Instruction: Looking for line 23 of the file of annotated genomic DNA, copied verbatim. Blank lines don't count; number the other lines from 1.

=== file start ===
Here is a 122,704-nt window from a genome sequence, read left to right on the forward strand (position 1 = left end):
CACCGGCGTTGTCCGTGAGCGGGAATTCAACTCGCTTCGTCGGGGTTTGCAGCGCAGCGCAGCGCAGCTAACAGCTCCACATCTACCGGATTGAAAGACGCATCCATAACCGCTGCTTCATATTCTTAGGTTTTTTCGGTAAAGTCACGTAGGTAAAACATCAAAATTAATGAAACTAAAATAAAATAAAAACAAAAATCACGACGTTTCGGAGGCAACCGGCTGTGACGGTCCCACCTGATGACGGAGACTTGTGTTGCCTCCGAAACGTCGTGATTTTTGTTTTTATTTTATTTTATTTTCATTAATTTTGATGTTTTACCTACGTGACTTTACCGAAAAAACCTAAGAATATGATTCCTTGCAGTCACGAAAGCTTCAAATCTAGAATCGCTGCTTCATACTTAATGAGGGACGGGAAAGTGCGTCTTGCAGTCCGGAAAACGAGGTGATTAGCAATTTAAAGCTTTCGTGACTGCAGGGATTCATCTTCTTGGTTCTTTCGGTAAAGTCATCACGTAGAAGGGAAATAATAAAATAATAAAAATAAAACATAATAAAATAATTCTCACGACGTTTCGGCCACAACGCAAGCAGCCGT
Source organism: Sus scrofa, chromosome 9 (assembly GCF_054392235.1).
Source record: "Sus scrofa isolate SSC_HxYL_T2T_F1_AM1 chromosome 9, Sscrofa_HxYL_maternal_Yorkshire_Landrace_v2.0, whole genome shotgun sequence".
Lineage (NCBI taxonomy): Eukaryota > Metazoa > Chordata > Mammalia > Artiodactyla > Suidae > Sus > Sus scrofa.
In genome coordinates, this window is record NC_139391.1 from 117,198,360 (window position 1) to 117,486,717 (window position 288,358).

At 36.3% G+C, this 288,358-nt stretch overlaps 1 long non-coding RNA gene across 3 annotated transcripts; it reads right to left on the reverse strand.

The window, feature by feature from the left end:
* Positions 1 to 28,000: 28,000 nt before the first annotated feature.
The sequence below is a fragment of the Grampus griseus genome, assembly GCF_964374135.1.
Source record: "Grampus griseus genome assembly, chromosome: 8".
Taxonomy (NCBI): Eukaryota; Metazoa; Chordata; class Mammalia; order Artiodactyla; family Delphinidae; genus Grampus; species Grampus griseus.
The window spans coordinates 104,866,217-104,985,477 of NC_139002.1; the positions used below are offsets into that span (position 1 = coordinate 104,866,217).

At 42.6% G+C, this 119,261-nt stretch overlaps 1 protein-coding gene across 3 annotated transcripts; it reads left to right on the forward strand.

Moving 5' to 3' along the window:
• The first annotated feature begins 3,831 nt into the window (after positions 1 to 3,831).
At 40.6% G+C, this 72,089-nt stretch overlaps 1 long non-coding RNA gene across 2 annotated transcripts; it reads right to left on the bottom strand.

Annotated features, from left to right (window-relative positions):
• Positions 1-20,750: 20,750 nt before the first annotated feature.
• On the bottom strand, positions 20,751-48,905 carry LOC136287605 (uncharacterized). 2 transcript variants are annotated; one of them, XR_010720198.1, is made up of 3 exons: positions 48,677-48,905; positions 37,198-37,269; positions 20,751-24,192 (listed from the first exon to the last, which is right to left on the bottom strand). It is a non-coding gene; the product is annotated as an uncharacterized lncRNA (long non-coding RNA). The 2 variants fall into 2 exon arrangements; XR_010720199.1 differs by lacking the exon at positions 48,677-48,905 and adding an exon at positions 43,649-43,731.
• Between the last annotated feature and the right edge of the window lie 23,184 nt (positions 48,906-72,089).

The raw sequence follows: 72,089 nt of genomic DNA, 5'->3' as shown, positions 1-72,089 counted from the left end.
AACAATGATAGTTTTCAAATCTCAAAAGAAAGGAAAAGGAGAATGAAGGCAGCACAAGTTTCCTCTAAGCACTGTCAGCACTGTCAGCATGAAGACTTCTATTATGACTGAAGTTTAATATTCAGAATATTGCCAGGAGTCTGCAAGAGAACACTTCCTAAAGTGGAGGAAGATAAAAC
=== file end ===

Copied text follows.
AACAATGATAGTTTTCAAATCTCAAAAGAAAGGAAAAGGAGAATGAAGGCAGCACAAGTTTCCTCTAAGCACTGTCAGCACTGTCAGCATGAAGACTTCTATTATGACTGAAGTTTAATATTCAGAATATTGCCAGGAGTCTGCAAGAGAACACTTCCTAAAGTGGAGGAAGATAAAAC